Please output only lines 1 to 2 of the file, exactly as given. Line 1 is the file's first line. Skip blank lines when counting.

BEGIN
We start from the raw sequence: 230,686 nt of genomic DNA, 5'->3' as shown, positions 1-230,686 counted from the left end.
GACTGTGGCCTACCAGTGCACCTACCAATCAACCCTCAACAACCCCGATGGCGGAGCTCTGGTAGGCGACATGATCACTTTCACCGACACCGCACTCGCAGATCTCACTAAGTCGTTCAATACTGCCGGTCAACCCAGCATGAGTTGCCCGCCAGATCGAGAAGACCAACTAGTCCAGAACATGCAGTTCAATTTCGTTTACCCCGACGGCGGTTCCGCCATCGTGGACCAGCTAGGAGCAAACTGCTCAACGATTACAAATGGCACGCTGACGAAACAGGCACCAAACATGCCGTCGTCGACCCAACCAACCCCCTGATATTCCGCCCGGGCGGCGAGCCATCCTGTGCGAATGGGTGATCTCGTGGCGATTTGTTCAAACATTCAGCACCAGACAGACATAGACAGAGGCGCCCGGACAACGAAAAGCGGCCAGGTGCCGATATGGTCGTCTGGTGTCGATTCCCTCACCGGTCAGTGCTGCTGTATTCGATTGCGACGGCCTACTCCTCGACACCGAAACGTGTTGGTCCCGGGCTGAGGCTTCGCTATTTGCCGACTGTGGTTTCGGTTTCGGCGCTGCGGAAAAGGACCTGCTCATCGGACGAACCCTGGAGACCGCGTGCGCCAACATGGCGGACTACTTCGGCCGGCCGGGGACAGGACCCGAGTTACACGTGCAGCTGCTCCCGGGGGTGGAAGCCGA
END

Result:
We start from the raw sequence: 230,686 nt of genomic DNA, 5'->3' as shown, positions 1-230,686 counted from the left end.
GACTGTGGCCTACCAGTGCACCTACCAATCAACCCTCAACAACCCCGATGGCGGAGCTCTGGTAGGCGACATGATCACTTTCACCGACACCGCACTCGCAGATCTCACTAAGTCGTTCAATACTGCCGGTCAACCCAGCATGAGTTGCCCGCCAGATCGAGAAGACCAACTAGTCCAGAACATGCAGTTCAATTTCGTTTACCCCGACGGCGGTTCCGCCATCGTGGACCAGCTAGGAGCAAACTGCTCAACGATTACAAATGGCACGCTGACGAAACAGGCACCAAACATGCCGTCGTCGACCCAACCAACCCCCTGATATTCCGCCCGGGCGGCGAGCCATCCTGTGCGAATGGGTGATCTCGTGGCGATTTGTTCAAACATTCAGCACCAGACAGACATAGACAGAGGCGCCCGGACAACGAAAAGCGGCCAGGTGCCGATATGGTCGTCTGGTGTCGATTCCCTCACCGGTCAGTGCTGCTGTATTCGATTGCGACGGCCTACTCCTCGACACCGAAACGTGTTGGTCCCGGGCTGAGGCTTCGCTATTTGCCGACTGTGGTTTCGGTTTCGGCGCTGCGGAAAAGGACCTGCTCATCGGACGAACCCTGGAGACCGCGTGCGCCAACATGGCGGACTACTTCGGCCGGCCGGGGACAGGACCCGAGTTACACGTGCAGCTGCTCCCGGGGGTGGAAGCCGA